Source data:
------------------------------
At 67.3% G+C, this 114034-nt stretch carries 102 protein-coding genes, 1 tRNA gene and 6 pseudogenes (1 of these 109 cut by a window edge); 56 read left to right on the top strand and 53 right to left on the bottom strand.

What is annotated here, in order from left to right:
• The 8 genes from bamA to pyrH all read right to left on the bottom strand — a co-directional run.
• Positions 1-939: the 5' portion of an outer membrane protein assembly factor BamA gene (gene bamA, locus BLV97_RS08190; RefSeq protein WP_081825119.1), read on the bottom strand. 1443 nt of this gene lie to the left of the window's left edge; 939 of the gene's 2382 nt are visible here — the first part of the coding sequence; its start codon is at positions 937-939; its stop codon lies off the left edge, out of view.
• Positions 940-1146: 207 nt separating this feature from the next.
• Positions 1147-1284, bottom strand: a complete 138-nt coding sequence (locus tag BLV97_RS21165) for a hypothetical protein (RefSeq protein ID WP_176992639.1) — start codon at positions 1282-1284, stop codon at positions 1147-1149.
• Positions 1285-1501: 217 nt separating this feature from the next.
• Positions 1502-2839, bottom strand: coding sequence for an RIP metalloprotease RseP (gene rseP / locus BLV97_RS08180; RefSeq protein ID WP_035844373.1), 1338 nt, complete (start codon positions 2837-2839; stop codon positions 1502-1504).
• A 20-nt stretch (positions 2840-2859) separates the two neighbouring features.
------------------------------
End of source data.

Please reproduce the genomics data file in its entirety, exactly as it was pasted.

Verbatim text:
At 67.3% G+C, this 114034-nt stretch carries 102 protein-coding genes, 1 tRNA gene and 6 pseudogenes (1 of these 109 cut by a window edge); 56 read left to right on the top strand and 53 right to left on the bottom strand.

What is annotated here, in order from left to right:
• The 8 genes from bamA to pyrH all read right to left on the bottom strand — a co-directional run.
• Positions 1-939: the 5' portion of an outer membrane protein assembly factor BamA gene (gene bamA, locus BLV97_RS08190; RefSeq protein WP_081825119.1), read on the bottom strand. 1443 nt of this gene lie to the left of the window's left edge; 939 of the gene's 2382 nt are visible here — the first part of the coding sequence; its start codon is at positions 937-939; its stop codon lies off the left edge, out of view.
• Positions 940-1146: 207 nt separating this feature from the next.
• Positions 1147-1284, bottom strand: a complete 138-nt coding sequence (locus tag BLV97_RS21165) for a hypothetical protein (RefSeq protein ID WP_176992639.1) — start codon at positions 1282-1284, stop codon at positions 1147-1149.
• Positions 1285-1501: 217 nt separating this feature from the next.
• Positions 1502-2839, bottom strand: coding sequence for an RIP metalloprotease RseP (gene rseP / locus BLV97_RS08180; RefSeq protein ID WP_035844373.1), 1338 nt, complete (start codon positions 2837-2839; stop codon positions 1502-1504).
• A 20-nt stretch (positions 2840-2859) separates the two neighbouring features.